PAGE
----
History of Clones Lace

Cassandra Hand - from Clones Parish Bazaar Magazine 1906

Clones Lace is an Irish Crochet Lace, named after the town where it was marketed, developing its own character since 1847. Cassandra Hand, wife of the local Church of Ireland minister, introduced this lace, based on Venetian Point needle lace, as a famine relief project, in the small drumlin region of west Monaghan and southeast Fermanagh, at the height of the Great Famine.

The Clones people soon made it their own, imitating the flowers that grew in the area. Within a short period nearly every family in the area was involved in its production, supplying markets in Dublin, London, Paris, Rome and New York. Clones soon became the most important centre of crochet lace making in the north of Ireland, while Cork was the leading centre of the south of the country.

Since 1990, the  Cassandra Hand Summer School of Clones Lace has been a regular event in Clones. Although the summer workshop is small and intimate, over the last few years, bus groups of crochet enthusiasts have travelled to Clones at various times of the year, to experience the secrets of this unique and beautiful crochet lace.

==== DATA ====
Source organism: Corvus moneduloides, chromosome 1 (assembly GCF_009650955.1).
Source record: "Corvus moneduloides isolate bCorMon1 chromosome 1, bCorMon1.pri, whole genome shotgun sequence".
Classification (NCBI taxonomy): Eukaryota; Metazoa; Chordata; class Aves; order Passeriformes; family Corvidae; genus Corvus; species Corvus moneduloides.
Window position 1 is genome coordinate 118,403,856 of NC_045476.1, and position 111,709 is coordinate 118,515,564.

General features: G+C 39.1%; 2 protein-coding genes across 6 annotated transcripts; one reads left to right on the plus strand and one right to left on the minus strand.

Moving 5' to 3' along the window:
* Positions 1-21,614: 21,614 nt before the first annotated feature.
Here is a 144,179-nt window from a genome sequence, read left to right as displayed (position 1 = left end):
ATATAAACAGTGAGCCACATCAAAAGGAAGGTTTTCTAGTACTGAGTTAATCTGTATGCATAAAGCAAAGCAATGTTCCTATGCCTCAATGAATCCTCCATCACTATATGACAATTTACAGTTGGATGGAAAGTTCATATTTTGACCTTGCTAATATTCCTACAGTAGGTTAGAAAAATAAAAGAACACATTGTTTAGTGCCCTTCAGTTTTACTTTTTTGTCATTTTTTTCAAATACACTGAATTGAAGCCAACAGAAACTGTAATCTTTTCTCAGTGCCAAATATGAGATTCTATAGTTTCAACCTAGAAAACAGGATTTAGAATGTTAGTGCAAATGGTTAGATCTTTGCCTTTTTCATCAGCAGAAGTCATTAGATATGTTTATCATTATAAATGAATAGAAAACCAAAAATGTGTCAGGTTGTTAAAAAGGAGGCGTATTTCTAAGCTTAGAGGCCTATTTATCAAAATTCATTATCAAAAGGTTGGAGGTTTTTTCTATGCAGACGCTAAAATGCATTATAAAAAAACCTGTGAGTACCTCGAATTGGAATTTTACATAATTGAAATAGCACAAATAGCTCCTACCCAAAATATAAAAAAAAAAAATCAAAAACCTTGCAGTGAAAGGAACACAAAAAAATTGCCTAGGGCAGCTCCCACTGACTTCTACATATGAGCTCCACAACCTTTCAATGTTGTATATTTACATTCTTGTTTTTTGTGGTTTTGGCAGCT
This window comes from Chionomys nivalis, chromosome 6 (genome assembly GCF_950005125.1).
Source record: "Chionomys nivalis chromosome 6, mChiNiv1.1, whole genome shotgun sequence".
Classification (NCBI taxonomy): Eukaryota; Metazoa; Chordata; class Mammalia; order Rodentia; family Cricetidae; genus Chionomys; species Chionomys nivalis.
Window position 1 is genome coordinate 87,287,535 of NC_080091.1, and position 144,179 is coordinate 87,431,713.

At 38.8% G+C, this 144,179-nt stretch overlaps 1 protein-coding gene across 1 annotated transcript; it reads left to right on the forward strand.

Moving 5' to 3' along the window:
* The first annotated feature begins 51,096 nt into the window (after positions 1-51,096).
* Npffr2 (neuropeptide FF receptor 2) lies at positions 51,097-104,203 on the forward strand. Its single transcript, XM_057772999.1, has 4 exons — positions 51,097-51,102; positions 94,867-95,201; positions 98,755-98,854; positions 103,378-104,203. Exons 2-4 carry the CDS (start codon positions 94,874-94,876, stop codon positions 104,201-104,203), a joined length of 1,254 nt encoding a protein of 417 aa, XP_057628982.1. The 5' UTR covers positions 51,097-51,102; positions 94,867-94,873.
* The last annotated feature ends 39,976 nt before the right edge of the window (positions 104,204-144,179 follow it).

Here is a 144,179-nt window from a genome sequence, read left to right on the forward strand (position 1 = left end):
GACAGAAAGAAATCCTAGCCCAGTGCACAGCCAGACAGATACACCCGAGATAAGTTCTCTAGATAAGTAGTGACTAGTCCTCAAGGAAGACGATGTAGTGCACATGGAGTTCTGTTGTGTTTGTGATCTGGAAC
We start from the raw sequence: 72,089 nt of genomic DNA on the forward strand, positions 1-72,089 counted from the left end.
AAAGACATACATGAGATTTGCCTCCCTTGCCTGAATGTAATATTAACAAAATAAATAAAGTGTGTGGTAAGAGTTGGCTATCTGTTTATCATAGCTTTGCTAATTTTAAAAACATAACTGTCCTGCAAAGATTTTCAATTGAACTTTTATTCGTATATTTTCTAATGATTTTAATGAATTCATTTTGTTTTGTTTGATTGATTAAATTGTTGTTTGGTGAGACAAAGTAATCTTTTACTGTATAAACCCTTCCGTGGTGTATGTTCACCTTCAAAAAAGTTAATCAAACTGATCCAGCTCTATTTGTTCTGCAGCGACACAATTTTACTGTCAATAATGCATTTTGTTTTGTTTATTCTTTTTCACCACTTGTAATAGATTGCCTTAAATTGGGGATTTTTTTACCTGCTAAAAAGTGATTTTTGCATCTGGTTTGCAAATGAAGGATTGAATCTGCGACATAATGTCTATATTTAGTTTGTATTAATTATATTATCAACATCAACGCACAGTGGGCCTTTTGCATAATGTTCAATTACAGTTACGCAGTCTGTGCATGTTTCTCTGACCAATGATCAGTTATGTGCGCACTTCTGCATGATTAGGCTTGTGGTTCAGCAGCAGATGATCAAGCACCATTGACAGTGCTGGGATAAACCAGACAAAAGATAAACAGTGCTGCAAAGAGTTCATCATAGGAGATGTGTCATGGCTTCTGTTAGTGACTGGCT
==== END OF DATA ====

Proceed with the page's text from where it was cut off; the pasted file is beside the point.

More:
2 responses to this post.

  1. Posted by Cynthia Ann Vincent Charbonneau on January 15, 2012 at 1:18 am

    My grandmother taught me to crochet when I was a little girl. I did’nt know there was a name for the lace she made. But after looking at the samples of the lace in the pictures, I know now this was the lace she made. Her name was Nora Kirkham Bowles. Someday maybe I can come there and go to one of the work shops.


    • Posted by cloneslace on January 15, 2012 at 3:06 pm

      Hi Cynthia
      Where do you live? I’d love to have you here to do a workshop, or maybe I will be somewhere closer to you:)



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